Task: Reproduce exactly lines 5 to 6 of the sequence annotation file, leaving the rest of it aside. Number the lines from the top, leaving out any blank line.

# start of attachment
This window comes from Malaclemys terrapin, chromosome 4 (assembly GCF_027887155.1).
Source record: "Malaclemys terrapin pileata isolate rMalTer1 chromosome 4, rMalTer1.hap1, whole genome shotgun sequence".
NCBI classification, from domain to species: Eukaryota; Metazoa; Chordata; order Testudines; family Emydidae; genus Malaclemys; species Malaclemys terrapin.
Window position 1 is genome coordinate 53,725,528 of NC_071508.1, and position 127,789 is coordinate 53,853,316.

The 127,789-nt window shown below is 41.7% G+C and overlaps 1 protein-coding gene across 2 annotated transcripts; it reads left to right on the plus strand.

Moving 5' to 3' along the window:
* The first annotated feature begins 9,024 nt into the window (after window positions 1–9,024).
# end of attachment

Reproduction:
The 127,789-nt window shown below is 41.7% G+C and overlaps 1 protein-coding gene across 2 annotated transcripts; it reads left to right on the plus strand.

Moving 5' to 3' along the window: